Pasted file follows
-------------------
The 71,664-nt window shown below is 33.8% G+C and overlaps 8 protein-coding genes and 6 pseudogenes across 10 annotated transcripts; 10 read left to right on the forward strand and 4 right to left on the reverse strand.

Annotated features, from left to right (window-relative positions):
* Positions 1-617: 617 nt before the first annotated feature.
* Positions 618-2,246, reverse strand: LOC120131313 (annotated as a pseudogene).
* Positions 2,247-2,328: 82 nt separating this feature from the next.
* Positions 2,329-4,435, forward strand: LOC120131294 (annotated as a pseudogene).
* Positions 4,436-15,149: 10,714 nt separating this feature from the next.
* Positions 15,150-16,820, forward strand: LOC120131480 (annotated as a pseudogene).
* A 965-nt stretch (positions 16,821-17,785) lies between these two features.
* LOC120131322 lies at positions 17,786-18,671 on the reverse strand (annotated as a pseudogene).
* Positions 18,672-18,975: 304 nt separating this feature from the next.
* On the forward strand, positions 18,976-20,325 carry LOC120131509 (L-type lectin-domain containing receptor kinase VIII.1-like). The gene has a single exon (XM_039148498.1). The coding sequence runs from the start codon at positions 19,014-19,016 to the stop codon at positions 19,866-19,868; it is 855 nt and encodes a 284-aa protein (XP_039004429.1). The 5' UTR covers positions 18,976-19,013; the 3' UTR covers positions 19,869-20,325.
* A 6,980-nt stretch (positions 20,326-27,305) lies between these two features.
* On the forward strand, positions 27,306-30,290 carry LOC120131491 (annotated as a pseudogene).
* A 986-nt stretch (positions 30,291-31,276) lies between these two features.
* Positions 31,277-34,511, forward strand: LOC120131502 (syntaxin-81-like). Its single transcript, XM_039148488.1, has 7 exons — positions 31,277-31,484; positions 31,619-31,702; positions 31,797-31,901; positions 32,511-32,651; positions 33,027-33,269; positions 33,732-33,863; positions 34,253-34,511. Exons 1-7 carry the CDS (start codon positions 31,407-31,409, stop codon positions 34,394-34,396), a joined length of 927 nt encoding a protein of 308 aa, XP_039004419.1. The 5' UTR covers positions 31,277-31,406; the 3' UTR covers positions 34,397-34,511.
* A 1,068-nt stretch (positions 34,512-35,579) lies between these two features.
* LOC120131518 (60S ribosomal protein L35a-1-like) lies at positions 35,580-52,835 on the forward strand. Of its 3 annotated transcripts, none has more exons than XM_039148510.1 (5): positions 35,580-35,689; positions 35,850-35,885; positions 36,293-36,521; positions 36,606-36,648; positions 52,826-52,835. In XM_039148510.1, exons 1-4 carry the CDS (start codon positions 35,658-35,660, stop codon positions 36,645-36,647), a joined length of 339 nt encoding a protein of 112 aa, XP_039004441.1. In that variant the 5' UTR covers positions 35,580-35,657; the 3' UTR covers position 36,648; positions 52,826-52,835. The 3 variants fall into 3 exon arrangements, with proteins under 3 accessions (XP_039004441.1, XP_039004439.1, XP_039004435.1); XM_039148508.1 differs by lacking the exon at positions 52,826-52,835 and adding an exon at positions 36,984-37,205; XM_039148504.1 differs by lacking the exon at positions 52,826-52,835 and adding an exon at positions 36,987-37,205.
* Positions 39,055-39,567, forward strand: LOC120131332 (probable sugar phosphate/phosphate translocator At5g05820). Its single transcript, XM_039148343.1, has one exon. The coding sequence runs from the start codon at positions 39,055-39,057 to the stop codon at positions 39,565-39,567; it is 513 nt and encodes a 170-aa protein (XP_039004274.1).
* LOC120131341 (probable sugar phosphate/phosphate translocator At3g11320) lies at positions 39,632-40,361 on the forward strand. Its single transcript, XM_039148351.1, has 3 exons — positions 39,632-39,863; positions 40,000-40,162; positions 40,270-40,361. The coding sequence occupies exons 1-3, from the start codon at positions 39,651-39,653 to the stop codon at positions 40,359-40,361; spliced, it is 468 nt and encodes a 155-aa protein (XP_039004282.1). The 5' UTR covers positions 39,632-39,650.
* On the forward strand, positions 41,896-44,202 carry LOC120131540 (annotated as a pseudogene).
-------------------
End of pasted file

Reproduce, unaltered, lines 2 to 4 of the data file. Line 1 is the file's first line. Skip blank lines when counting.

Annotated features, from left to right (window-relative positions):
* Positions 1-617: 617 nt before the first annotated feature.
* Positions 618-2,246, reverse strand: LOC120131313 (annotated as a pseudogene).